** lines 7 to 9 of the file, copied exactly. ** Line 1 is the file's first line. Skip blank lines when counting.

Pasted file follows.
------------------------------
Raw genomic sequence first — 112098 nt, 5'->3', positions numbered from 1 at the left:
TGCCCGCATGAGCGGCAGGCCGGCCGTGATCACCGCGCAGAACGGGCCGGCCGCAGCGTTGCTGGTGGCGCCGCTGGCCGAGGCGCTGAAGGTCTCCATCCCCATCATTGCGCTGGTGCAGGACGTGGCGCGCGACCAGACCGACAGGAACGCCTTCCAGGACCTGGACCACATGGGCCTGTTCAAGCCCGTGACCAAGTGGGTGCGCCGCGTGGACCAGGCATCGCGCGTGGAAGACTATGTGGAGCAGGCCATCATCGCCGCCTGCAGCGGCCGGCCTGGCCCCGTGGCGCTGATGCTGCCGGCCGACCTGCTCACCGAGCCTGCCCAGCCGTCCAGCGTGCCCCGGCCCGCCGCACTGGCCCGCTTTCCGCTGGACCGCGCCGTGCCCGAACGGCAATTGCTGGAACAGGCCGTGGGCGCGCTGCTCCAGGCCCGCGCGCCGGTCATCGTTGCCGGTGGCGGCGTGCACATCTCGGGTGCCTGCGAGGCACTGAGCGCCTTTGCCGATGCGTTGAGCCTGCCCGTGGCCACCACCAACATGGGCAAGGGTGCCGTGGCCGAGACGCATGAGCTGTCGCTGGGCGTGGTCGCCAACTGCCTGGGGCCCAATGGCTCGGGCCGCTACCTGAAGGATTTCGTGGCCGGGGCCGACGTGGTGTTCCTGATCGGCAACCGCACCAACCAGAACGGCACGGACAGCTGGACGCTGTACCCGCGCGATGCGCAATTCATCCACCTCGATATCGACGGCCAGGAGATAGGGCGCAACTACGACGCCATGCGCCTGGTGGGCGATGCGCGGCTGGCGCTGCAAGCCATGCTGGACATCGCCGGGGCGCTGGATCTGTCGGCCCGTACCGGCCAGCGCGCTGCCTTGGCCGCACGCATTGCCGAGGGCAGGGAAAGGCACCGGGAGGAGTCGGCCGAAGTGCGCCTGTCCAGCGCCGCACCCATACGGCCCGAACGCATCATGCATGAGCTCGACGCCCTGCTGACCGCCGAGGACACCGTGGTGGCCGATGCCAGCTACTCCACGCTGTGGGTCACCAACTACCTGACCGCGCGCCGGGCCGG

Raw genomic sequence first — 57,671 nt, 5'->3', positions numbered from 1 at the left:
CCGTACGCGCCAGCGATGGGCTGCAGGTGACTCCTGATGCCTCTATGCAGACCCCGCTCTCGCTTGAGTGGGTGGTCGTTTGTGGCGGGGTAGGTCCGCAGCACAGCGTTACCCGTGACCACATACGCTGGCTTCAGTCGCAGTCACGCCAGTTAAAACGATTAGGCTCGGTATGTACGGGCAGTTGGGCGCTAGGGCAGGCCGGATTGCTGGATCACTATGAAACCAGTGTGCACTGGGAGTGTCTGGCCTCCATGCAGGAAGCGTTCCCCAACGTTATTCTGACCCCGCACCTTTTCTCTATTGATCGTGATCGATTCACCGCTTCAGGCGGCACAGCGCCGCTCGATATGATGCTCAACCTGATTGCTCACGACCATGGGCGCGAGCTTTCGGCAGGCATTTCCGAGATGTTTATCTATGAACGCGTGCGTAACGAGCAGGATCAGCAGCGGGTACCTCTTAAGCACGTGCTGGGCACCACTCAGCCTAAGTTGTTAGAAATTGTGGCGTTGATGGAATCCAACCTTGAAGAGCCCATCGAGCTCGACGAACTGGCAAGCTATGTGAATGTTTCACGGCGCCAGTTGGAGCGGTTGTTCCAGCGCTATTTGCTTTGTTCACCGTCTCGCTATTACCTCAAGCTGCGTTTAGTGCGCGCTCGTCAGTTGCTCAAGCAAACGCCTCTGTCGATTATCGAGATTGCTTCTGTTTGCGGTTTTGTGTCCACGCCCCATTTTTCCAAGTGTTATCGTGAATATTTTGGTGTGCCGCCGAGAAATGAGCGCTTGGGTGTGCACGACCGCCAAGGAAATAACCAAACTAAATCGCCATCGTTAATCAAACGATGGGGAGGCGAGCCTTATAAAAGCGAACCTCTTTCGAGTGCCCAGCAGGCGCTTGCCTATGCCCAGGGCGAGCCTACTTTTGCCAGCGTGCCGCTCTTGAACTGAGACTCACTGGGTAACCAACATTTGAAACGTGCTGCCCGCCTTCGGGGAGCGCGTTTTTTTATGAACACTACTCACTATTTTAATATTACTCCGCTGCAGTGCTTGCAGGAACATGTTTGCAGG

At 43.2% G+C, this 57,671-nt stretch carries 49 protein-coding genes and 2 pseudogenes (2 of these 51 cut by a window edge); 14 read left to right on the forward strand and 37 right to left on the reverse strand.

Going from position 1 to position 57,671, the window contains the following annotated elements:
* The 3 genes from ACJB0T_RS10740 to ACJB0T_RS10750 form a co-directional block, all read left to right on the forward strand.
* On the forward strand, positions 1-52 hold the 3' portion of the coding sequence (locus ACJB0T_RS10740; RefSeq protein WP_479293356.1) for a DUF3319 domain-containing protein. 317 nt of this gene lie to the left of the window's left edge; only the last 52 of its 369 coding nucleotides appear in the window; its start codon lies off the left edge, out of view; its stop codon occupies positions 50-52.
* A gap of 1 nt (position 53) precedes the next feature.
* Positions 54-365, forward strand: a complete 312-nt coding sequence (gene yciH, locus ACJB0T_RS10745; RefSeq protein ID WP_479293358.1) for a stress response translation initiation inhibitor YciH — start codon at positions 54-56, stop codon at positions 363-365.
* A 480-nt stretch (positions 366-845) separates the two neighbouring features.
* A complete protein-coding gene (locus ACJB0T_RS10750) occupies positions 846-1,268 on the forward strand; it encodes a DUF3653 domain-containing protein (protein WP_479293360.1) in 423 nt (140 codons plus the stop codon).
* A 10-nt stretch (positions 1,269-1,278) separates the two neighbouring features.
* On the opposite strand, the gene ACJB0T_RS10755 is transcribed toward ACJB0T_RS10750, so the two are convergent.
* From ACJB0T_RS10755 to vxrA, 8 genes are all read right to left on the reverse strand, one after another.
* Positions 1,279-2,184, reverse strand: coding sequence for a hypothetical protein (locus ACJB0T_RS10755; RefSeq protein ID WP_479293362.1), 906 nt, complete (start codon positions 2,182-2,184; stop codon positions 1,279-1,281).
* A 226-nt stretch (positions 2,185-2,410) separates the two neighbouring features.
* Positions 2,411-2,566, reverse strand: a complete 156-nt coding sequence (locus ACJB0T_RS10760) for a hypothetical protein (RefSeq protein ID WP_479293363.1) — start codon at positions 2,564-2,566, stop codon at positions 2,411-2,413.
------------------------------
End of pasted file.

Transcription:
* The 3 genes from ACJB0T_RS10740 to ACJB0T_RS10750 form a co-directional block, all read left to right on the forward strand.
* On the forward strand, positions 1-52 hold the 3' portion of the coding sequence (locus ACJB0T_RS10740; RefSeq protein WP_479293356.1) for a DUF3319 domain-containing protein. 317 nt of this gene lie to the left of the window's left edge; only the last 52 of its 369 coding nucleotides appear in the window; its start codon lies off the left edge, out of view; its stop codon occupies positions 50-52.
* A gap of 1 nt (position 53) precedes the next feature.